Overcoming Harmful Cultural Norms

Fact Sheet
Office To Monitor and Combat Trafficking in Persons
July 27, 2015


Cultural norms, practices, and traditions play an important role in defining a country or society. Unfortunately, some cultural norms are at times used or distorted to justify practices or crimes, including modern slavery, that exploit and harm others. A 14-year-old girl may be advertised for sex, an 11-year-old boy may be hired as a domestic worker, or a young transgender woman may be subjected to trafficking in a popular sex tourism destination. Such customs may also create significant challenges that impede efforts to combat sex and labor trafficking.

Harmful cultural norms drive inequality, poverty, and discrimination. Depending on the particular country or region, these norms can be used to support, hide, or attempt to justify human trafficking and other criminal schemes, undermining laws designed to protect children and adults. Acquiescence to corruption and lack of transparency can also facilitate human trafficking and make it difficult to detect and combat.

Cultural norms that perpetuate inequality and a cycle of violence against women are closely linked with sex and labor trafficking in all regions of the world, from North America to South Asia and the Pacific. Other practices common to many regions of the world can harm children, migrants, and domestic workers and help facilitate forced child labor or exploitation of migrant workers. Examples include minorities forced to beg and steal throughout Europe, children compelled through debt bondage and other means to work in hazardous conditions in South American and African mines, or workers exploited aboard fishing vessels at sea in East Asia. In addition to increasing the vulnerability of individuals, harmful cultural norms like these can hinder a government’s efforts to prevent human trafficking and create an environment in which the crime either remains hidden or is socially accepted—or even facilitated—and, therefore, more difficult to address by law enforcement.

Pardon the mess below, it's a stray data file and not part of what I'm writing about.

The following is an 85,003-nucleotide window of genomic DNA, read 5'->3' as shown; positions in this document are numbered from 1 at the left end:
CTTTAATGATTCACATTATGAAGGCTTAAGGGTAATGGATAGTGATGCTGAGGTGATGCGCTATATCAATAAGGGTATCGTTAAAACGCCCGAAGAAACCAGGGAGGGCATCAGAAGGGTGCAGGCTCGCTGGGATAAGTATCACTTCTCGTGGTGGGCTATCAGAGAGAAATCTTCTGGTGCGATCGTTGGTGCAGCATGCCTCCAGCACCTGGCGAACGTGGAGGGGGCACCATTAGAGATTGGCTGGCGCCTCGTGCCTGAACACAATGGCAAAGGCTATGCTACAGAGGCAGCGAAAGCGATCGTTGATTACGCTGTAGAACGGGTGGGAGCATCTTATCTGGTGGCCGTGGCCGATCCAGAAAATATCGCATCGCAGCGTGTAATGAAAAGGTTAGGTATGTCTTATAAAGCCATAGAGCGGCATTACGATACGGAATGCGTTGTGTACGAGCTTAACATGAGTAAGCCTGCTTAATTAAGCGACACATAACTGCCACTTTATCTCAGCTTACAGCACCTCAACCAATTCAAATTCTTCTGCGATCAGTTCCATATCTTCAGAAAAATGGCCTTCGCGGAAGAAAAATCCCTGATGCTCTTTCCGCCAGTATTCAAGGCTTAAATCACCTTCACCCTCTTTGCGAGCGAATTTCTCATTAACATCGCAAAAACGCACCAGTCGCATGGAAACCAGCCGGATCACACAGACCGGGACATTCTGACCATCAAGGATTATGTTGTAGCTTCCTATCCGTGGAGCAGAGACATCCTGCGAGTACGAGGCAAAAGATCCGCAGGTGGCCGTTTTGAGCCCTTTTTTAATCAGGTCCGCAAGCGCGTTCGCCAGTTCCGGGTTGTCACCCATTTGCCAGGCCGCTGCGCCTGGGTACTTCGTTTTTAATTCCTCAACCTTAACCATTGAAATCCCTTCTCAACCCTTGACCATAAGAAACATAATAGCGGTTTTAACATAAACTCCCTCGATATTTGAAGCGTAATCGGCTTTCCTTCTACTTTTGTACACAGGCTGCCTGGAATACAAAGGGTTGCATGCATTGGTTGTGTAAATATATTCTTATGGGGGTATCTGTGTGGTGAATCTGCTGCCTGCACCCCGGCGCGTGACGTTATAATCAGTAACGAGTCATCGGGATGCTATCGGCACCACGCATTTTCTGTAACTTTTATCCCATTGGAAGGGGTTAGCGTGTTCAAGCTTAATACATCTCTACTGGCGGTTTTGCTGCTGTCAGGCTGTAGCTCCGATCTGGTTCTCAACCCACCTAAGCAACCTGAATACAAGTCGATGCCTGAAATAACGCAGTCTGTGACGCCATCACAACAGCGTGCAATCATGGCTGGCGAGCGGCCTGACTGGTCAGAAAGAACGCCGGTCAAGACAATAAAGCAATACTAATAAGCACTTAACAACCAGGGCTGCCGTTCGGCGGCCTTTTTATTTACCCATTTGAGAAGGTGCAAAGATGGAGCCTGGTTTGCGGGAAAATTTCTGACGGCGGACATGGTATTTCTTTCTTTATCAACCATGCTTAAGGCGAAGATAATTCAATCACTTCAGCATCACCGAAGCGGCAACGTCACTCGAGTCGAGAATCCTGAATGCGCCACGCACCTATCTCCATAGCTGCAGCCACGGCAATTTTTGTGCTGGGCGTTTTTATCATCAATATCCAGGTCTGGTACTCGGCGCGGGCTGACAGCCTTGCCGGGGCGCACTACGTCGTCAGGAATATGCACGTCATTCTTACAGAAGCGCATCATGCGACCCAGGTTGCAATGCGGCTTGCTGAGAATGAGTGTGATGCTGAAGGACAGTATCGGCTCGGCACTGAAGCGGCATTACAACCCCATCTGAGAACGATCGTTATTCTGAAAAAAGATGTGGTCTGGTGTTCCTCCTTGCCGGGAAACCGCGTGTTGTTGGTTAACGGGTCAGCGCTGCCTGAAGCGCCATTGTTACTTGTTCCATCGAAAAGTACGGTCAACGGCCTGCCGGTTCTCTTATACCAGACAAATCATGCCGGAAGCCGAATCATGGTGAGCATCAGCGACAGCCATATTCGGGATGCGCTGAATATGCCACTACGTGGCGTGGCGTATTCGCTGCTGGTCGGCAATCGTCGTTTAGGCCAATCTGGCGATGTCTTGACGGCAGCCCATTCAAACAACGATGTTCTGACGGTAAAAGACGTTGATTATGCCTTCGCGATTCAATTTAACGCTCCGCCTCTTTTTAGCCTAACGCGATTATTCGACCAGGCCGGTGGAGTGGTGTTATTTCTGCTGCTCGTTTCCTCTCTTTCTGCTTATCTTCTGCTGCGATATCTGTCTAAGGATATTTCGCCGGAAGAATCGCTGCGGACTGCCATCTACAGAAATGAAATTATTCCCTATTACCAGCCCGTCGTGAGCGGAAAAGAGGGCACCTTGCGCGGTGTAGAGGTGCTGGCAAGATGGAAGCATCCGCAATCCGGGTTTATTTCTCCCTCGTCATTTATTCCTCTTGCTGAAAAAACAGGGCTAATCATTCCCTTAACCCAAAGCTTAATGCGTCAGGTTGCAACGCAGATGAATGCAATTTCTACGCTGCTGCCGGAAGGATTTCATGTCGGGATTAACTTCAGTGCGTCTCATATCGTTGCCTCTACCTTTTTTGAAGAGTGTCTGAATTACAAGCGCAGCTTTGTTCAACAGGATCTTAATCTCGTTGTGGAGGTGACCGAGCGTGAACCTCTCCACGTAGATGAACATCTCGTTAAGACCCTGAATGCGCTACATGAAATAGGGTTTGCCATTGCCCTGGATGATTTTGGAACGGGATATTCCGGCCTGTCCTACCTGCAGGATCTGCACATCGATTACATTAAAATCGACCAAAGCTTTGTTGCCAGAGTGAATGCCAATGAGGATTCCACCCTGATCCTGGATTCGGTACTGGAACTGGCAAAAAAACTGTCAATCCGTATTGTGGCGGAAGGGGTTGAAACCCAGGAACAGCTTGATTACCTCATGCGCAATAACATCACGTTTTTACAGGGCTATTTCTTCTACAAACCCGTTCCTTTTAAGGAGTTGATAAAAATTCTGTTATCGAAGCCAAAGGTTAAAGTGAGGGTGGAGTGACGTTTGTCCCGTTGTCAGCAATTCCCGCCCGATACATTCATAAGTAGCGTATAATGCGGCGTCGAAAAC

Steadily increasing efforts to combat human trafficking around the globe challenge certain cultural norms. The Palermo Protocol, which has been accepted by 167 States parties and does not allow for any cultural variations, requires the criminalization of all forms of trafficking in persons, as do newly enacted domestic anti-trafficking laws. Likewise, public awareness campaigns and other prevention efforts can also push some traditions to change. In the Middle East, small robots have replaced young boys as jockeys in the sport of camel racing, and in East Asia and the Pacific, some governments have begun to strengthen their responses to child sex tourism by increasing public awareness that it is a crime and denying entry to known foreign sex offenders. African societies are beginning to recognize child domestic servitude as a crime and an injustice to children who instead deserve an education and a supportive environment in which to live. Efforts to prosecute, protect, and prevent human trafficking should continue to hasten the decline of harmful practices that had been defended as culturally justified and thus used to embolden those willing to enslave others.